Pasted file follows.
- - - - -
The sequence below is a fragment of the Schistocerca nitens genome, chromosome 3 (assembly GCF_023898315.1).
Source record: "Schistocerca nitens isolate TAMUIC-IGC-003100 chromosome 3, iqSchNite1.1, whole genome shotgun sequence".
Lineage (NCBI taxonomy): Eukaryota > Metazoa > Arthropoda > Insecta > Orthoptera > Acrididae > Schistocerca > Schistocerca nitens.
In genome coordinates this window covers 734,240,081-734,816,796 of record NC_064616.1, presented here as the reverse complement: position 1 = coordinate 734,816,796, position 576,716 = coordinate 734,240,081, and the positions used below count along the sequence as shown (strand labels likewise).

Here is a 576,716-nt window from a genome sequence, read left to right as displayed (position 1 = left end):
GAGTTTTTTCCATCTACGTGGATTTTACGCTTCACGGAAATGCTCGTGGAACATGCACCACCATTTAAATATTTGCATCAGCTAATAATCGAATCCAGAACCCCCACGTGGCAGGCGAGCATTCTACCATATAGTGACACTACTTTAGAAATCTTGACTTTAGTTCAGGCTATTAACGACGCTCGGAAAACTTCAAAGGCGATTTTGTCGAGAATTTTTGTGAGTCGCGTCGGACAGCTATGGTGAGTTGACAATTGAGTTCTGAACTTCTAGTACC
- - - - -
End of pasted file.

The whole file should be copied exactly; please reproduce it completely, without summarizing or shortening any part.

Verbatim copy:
The sequence below is a fragment of the Schistocerca nitens genome, chromosome 3 (assembly GCF_023898315.1).
Source record: "Schistocerca nitens isolate TAMUIC-IGC-003100 chromosome 3, iqSchNite1.1, whole genome shotgun sequence".
Lineage (NCBI taxonomy): Eukaryota > Metazoa > Arthropoda > Insecta > Orthoptera > Acrididae > Schistocerca > Schistocerca nitens.
In genome coordinates this window covers 734,240,081-734,816,796 of record NC_064616.1, presented here as the reverse complement: position 1 = coordinate 734,816,796, position 576,716 = coordinate 734,240,081, and the positions used below count along the sequence as shown (strand labels likewise).

Here is a 576,716-nt window from a genome sequence, read left to right as displayed (position 1 = left end):
GAGTTTTTTCCATCTACGTGGATTTTACGCTTCACGGAAATGCTCGTGGAACATGCACCACCATTTAAATATTTGCATCAGCTAATAATCGAATCCAGAACCCCCACGTGGCAGGCGAGCATTCTACCATATAGTGACACTACTTTAGAAATCTTGACTTTAGTTCAGGCTATTAACGACGCTCGGAAAACTTCAAAGGCGATTTTGTCGAGAATTTTTGTGAGTCGCGTCGGACAGCTATGGTGAGTTGACAATTGAGTTCTGAACTTCTAGTACC